Just like your goals, customer needs, and data, you should think about formats before you start writing. That’s because it’s much harder to edit text into a specific format once you’ve already written it. You’ll find it much easier to write if you already have a plan.
#2: P Is for Push
You’re finally ready to write! There are two phases of the Push: writing and rewriting.
Write a First Draft
Start by writing something terrible. A messy, incoherent, rubbish, useless first draft. The whole purpose of a first draft is to be bad.
So the pressure is off! Don’t worry about what you’re writing and whether it’s any good. Just fill the page. Some people just write bullet points for their first draft. Others like to write as if they were speaking out loud, or even record themselves speaking and then transcribe the tape as a first draft.
The only thing that matters is to get the idea out of your head and into the physical world. It doesn’t have to be good… yet.
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Rewrite Your Content for One Person
Rewriting is when you take that horrible first draft and turn it into usable content.
The first step? Walk away. Literally get up and walk away from your desk. Give the first draft some time. Ideally, leave it overnight!
When you come back with fresh eyes, you’ll be amazed. Yes, you’ll probably notice a lot of mistakes and things to fix. But you’ll also find some good ideas in there. Remember, we put in all that time on the Go phase so the Push phase would be easy.
Now you’re going to keep only the good parts and rewrite the first draft. Most importantly, you’re going to rewrite it for just one person.
The copy below clearly identifies who it's meant for.
That might be a buyer persona, a customer you’ve met, or someone you know socially. You want to have a specific person in mind so you’re speaking directly to them. Your writing will instantly sound more natural, focused, friendly, and accessible.
As you spend more time writing, you’ll also get to know your own voice: what readers hear in their minds when they read your content. This is your personality on the page and it should be unique to you.
There are a few things you can do to develop your own voice:
- Notice what recurs in your written content. Think about your sentence length, vocabulary, preferred punctuation, descriptive style… What makes your writing sound different from other people’s?
- Identify some writers you admire and think about what makes their style unique, too. What exactly is it that you enjoy in their work?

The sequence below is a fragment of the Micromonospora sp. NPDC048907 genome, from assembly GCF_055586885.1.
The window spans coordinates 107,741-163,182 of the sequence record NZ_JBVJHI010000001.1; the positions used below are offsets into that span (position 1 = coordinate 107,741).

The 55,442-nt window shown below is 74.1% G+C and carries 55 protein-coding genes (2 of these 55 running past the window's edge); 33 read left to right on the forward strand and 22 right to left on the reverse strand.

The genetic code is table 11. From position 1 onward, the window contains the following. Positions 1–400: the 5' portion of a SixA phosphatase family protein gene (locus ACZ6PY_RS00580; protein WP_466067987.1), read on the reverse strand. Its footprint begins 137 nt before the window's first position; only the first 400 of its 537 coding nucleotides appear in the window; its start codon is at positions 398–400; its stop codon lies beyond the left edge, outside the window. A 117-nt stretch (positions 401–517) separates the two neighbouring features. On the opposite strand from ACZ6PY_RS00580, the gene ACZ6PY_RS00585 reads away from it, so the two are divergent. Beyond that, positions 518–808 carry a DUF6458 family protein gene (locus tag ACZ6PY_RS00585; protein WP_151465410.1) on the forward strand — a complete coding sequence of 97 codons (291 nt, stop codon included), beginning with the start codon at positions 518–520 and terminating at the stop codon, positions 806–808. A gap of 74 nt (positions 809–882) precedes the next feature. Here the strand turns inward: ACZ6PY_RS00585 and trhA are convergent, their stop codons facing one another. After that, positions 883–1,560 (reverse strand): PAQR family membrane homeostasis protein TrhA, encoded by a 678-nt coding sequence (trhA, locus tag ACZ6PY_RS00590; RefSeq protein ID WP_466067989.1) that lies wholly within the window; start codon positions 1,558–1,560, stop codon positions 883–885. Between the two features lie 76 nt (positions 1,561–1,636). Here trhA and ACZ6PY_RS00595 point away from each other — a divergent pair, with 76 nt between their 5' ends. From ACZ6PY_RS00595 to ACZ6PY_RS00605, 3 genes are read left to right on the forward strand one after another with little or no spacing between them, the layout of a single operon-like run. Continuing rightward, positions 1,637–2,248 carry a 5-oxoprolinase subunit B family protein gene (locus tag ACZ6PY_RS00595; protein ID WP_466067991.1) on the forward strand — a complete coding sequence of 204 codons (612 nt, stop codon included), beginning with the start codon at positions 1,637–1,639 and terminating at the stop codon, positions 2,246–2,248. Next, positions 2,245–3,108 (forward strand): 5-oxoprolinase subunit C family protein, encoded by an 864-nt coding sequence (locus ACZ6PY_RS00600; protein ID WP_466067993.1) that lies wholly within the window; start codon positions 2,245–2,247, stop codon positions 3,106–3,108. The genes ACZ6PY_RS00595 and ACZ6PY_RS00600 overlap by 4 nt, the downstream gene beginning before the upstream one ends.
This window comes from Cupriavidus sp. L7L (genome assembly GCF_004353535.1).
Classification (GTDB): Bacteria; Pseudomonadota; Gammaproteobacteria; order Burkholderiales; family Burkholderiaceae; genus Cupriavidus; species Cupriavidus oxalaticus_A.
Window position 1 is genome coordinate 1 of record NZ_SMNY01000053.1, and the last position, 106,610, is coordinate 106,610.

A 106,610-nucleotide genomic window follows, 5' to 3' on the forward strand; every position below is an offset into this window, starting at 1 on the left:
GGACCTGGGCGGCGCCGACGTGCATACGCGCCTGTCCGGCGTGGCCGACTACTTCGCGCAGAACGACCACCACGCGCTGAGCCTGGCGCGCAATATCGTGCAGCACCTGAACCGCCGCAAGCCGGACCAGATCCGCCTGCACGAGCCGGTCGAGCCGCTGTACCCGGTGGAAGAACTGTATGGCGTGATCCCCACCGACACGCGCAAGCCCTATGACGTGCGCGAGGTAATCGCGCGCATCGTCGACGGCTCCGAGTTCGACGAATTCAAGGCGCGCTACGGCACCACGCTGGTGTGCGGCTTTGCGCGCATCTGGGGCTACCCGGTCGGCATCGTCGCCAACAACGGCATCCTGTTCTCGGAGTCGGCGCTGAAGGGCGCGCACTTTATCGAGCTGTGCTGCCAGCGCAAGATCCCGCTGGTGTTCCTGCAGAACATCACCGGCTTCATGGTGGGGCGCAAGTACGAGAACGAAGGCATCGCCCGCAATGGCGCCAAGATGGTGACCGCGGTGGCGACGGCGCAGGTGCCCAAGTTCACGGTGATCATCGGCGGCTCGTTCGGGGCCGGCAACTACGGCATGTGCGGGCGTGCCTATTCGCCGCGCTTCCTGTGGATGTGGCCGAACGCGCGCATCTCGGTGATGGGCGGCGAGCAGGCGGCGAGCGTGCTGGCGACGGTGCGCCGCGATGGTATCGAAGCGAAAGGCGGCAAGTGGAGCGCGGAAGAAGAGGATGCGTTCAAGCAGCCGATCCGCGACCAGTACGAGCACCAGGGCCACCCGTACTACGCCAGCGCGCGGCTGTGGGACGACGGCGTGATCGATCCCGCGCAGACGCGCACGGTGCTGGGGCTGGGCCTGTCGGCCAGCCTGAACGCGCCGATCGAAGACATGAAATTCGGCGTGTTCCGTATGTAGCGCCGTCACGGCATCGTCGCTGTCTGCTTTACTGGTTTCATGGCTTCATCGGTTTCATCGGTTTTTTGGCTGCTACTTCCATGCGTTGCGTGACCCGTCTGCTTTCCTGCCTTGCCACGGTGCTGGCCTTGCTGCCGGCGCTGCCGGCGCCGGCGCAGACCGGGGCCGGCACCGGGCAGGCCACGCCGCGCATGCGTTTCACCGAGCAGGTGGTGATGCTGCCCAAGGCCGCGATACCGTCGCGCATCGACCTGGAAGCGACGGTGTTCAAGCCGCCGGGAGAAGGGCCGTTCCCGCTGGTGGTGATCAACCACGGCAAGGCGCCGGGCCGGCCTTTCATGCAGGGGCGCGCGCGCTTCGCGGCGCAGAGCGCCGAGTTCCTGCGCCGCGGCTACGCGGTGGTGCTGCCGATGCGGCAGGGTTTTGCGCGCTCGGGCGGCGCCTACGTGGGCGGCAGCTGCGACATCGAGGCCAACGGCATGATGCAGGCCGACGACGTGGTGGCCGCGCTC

- Test new styles and ideas over time, especially techniques from the writers you admire. Some of them will be a good fit, some won’t, and some will take on your own unique spin.
When your specific voice speaks to a specific reader, that’s when really great writing happens.
#3: S Is for Shine
Finally, it’s time to polish and publish your writing. This is the fun part! You’ve done all of the hard work. Now it’s time to let other people in.
When it comes to writing, we’re all perfectionists. Our writing feels personal, like a part of ourselves, so it’s hard to send it out into the world. But always remember: “published is better than perfect.” If you try to create a perfect piece of writing, you’ll never publish anything.
Take your writing through three stages of editing: AI, editor, and out loud.
Take Advantage of AI Editing Tools
An AI editor will scan through your content and check it for grammar, spelling, and clarity. Think of it as spellcheck on steroids.
Some of the most popular apps for editing written content are Grammarly or Hemingway. These smart tools are very effective at finding spelling and grammar errors so you don’t need to feel self-conscious about your writing.
Tools like Hemingway can help you to edit your writing for impact and accuracy.
Use a Human Editor
AI editors are good but they’re still not quite as good as human editors. You need a fresh pair of eyes on your work!
Aim to work with an editor who knows your voice, niche, and content well. That way, they’ll understand what you’re trying to write and they’ll help you get closer to your goals.
You can work with professional editors or ask a colleague or friend to read through your work. Just be clear that their role is to represent the target audience, not to be another content writer.
An editor should look for anything unclear, boring, or off-putting to your readers. If they tell you that a joke hasn’t landed, listen to them.
Read Your Content Out Loud
The final step in the Shine phase is one you can do by yourself. It’s very simple: read your work out loud.
Hearing your content out loud gives you a whole new perspective on your writing. You’ll instantly spot where the text is confusing or veers off track. You should also pay attention to the rhythm and flow of the writing. Does it keep moving forward or have slow sections? Is there enough momentum to carry the reader all the way through the content?
If you can’t access an AI editor or find a human editor, you should still do this one step. Reading your work out loud is one of the best editing tools you have.
Everybody writes—and with a framework like this, everybody can write well. With the right planning, attitude, and editing in your toolkit, you can produce powerful and effective written content for marketing.
Ann Handley is chief content officer of MarketingProfs, a resource that helps B2B marketers of all sizes accomplish their marketing goals. Her newest book is called Everybody Writes: Your New And Improved Go-to Guide to Creating Ridiculously Good Content, the second edition of the Wall Street Journal bestseller. She also publishes the newsletter Total Annarchy. You can find her on Twitter @annhandley or @marketingprofs, and on LinkedIn @annhandley.
Other Notes From This Episode